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    Recording running water... how??

    So, I've got a bit of a project working on and I'd like to nab a good 30-40+ minute loop of nature and a flowing creek...

    My equipment is a Zoom H4n, using the internal X/Y mics. I do have the option to use an old EV 635a if I need it, but that's a dynamic mic and one that generally wants a lot of gain versus the internal Zoom.

    Recording with 120 degree angle and 44k/16bit.

    Current post-processing has been done in Audacity.

    I've got no windscreen/deadcat/etc in front of it.

    My creek is about 20-25' wide, and has been slightly up (a lot of rain lately) at about 170 CFS.

    I've tried being right up next it by a jackdam/rock weir. It's pure white noise.

    I've tried being next to frog water (read a long, slow pool with no movement) and it's silent.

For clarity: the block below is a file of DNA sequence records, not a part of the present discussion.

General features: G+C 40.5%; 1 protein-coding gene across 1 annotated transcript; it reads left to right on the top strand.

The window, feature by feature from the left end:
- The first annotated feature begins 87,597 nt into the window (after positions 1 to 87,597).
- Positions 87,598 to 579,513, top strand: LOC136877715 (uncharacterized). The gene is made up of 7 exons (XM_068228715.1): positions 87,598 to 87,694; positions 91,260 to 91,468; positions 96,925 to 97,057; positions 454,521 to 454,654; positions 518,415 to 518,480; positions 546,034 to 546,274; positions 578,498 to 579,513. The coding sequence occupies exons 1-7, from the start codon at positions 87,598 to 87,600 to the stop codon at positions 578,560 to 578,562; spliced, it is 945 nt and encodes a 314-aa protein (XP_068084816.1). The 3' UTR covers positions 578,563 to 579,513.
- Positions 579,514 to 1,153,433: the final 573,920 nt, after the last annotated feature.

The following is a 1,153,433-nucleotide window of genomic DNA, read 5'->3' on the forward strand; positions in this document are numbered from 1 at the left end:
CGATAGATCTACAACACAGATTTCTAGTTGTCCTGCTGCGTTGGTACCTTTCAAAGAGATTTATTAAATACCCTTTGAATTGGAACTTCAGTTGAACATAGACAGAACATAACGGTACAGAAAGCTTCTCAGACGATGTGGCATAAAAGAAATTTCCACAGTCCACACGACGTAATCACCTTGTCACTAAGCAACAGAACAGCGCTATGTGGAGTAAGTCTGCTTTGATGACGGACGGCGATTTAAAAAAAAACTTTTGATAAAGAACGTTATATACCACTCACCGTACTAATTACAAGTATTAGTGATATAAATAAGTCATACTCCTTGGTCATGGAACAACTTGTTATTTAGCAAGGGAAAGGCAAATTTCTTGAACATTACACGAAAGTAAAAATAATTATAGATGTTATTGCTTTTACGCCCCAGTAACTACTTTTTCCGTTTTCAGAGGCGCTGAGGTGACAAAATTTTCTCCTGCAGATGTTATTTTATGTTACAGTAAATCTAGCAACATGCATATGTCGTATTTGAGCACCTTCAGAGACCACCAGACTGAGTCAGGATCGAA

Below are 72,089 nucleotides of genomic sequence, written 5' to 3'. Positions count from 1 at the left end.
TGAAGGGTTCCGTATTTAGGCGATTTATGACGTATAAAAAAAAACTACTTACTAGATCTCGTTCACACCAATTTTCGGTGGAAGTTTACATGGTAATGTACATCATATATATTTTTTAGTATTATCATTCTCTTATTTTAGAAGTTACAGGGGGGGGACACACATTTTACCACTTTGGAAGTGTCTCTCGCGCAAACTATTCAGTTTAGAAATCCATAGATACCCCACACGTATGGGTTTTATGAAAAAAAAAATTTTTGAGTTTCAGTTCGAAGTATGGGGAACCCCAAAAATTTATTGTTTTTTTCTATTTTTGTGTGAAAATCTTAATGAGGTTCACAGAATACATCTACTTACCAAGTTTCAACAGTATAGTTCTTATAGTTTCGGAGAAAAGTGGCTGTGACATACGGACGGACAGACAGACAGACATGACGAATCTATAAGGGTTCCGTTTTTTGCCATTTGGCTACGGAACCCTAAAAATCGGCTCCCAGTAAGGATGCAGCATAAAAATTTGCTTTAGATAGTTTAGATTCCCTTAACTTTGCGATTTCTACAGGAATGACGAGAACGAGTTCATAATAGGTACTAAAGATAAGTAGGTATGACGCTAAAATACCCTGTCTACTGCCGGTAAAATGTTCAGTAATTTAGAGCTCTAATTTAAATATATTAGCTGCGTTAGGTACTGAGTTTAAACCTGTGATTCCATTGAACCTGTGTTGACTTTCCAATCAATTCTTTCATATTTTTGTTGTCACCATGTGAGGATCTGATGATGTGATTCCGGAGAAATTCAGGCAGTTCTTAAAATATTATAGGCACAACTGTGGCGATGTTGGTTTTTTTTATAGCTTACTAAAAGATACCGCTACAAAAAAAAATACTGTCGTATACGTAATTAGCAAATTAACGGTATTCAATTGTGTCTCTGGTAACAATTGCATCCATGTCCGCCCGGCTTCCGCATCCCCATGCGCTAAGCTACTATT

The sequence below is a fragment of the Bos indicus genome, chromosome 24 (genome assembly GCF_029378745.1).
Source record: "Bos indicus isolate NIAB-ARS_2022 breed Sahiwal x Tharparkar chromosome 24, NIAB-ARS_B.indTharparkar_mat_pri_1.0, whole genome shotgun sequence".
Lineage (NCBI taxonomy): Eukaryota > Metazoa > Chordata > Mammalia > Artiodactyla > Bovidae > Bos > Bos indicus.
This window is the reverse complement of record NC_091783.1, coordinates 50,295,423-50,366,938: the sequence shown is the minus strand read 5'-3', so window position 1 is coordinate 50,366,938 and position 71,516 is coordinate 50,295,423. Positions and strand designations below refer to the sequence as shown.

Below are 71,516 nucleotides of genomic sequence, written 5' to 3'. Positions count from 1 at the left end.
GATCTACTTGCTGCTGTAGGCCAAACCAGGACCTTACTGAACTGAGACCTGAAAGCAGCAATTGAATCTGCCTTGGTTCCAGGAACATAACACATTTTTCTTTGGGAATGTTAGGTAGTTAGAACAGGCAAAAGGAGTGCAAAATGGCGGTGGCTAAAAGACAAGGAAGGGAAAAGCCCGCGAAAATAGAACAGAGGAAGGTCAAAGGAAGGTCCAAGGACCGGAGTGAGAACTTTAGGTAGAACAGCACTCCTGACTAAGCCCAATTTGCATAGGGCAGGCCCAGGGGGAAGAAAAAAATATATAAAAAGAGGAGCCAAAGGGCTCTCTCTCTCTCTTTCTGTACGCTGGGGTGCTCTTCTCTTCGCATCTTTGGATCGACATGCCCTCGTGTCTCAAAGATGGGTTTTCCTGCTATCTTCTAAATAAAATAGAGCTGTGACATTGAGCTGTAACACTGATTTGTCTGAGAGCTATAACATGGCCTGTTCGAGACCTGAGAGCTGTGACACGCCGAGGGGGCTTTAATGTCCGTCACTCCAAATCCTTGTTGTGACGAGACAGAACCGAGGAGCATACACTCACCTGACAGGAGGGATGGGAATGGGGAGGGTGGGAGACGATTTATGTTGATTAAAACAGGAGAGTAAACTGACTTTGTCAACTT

I've tried being maybe 10' away from it, up from a smaller set of riffles. White noise.

    I've tried being maybe 10' away from it near a smooth, but quick, flow. There's a definite aural burble to my ears, but on the recording.. it's white noise.

    If I use Audacity's noise reduction, I can grab about 3 seconds of the solid noisey bit, isolate it..and nothing but birdsong, which is nice, mind you, but not the burble I want.

    Do I just need to find a smaller source of water? Is there a trick to this? Should I be doing some post-processing EQ magic?

    I can hit YouTube up and find hundreds of examples of perfectly executed "burbling creek" but for the life of me.. *how??!*

    Thanks for reading.

  • avatar
    328 sounds
    2936 posts

    Remember, when shooting sound, it's all about the source. Your choice of microphone is fine. Not the best but still fine for this purpose.

    After reading your post, it's pretty evident to me you are choosing the wrong location for what you want to capture. There is no "magic".

    In general, the way these people are getting good recordings is capturing very close to the water with little to no discolourations to the sound e.g. water hiss noise. You have to find the right conditions to record something worthy, a shallow stream obscured with some rocks and large pebbles would be an ideal choice.

    I am the thing that goes bump in the night...

    The Freesound Team

    2 posts